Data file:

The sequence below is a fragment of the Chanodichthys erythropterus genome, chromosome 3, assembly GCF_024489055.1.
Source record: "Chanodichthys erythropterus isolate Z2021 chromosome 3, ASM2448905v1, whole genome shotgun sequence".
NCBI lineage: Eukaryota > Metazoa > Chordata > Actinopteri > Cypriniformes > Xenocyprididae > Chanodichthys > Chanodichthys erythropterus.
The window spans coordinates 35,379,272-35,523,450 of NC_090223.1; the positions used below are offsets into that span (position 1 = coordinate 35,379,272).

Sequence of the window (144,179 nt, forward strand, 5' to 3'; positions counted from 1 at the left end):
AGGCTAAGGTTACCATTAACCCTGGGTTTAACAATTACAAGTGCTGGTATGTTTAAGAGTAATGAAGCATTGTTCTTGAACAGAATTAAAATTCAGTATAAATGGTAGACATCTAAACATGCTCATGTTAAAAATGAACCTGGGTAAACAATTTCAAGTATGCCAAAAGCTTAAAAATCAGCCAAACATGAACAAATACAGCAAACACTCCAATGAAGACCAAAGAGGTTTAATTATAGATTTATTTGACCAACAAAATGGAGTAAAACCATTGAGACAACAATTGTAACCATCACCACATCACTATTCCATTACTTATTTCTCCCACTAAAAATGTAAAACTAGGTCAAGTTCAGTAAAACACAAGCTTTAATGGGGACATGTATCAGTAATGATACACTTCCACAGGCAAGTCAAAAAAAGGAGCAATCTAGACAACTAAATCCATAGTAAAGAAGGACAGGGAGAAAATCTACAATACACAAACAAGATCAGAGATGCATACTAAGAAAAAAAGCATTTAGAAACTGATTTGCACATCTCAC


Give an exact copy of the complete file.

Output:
The sequence below is a fragment of the Chanodichthys erythropterus genome, chromosome 3, assembly GCF_024489055.1.
Source record: "Chanodichthys erythropterus isolate Z2021 chromosome 3, ASM2448905v1, whole genome shotgun sequence".
NCBI lineage: Eukaryota > Metazoa > Chordata > Actinopteri > Cypriniformes > Xenocyprididae > Chanodichthys > Chanodichthys erythropterus.
The window spans coordinates 35,379,272-35,523,450 of NC_090223.1; the positions used below are offsets into that span (position 1 = coordinate 35,379,272).

Sequence of the window (144,179 nt, forward strand, 5' to 3'; positions counted from 1 at the left end):
AGGCTAAGGTTACCATTAACCCTGGGTTTAACAATTACAAGTGCTGGTATGTTTAAGAGTAATGAAGCATTGTTCTTGAACAGAATTAAAATTCAGTATAAATGGTAGACATCTAAACATGCTCATGTTAAAAATGAACCTGGGTAAACAATTTCAAGTATGCCAAAAGCTTAAAAATCAGCCAAACATGAACAAATACAGCAAACACTCCAATGAAGACCAAAGAGGTTTAATTATAGATTTATTTGACCAACAAAATGGAGTAAAACCATTGAGACAACAATTGTAACCATCACCACATCACTATTCCATTACTTATTTCTCCCACTAAAAATGTAAAACTAGGTCAAGTTCAGTAAAACACAAGCTTTAATGGGGACATGTATCAGTAATGATACACTTCCACAGGCAAGTCAAAAAAAGGAGCAATCTAGACAACTAAATCCATAGTAAAGAAGGACAGGGAGAAAATCTACAATACACAAACAAGATCAGAGATGCATACTAAGAAAAAAAGCATTTAGAAACTGATTTGCACATCTCAC